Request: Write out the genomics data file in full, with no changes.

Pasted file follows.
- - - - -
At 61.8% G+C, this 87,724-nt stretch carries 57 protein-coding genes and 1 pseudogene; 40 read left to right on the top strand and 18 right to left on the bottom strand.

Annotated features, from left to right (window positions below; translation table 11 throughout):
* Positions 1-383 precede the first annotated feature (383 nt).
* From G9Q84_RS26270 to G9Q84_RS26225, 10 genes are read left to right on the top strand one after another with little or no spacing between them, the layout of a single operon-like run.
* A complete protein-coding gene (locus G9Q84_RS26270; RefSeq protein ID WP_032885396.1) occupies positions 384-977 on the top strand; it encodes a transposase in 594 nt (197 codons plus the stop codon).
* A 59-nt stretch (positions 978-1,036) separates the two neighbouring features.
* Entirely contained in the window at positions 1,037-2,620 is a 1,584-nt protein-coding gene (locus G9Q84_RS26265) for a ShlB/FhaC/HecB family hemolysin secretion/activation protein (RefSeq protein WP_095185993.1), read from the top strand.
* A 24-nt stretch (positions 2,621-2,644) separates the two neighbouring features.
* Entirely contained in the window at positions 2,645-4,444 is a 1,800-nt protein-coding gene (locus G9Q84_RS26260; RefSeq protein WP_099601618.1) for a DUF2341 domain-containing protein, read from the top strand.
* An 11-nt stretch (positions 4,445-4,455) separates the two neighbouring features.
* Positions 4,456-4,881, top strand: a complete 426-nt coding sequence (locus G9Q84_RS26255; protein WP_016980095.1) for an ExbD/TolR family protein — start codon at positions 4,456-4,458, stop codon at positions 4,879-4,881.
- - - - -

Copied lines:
At 61.8% G+C, this 87,724-nt stretch carries 57 protein-coding genes and 1 pseudogene; 40 read left to right on the top strand and 18 right to left on the bottom strand.

Annotated features, from left to right (window positions below; translation table 11 throughout):
* Positions 1-383 precede the first annotated feature (383 nt).
* From G9Q84_RS26270 to G9Q84_RS26225, 10 genes are read left to right on the top strand one after another with little or no spacing between them, the layout of a single operon-like run.
* A complete protein-coding gene (locus G9Q84_RS26270; RefSeq protein ID WP_032885396.1) occupies positions 384-977 on the top strand; it encodes a transposase in 594 nt (197 codons plus the stop codon).
* A 59-nt stretch (positions 978-1,036) separates the two neighbouring features.
* Entirely contained in the window at positions 1,037-2,620 is a 1,584-nt protein-coding gene (locus G9Q84_RS26265) for a ShlB/FhaC/HecB family hemolysin secretion/activation protein (RefSeq protein WP_095185993.1), read from the top strand.
* A 24-nt stretch (positions 2,621-2,644) separates the two neighbouring features.
* Entirely contained in the window at positions 2,645-4,444 is a 1,800-nt protein-coding gene (locus G9Q84_RS26260; RefSeq protein WP_099601618.1) for a DUF2341 domain-containing protein, read from the top strand.
* An 11-nt stretch (positions 4,445-4,455) separates the two neighbouring features.
* Positions 4,456-4,881, top strand: a complete 426-nt coding sequence (locus G9Q84_RS26255; protein WP_016980095.1) for an ExbD/TolR family protein — start codon at positions 4,456-4,458, stop codon at positions 4,879-4,881.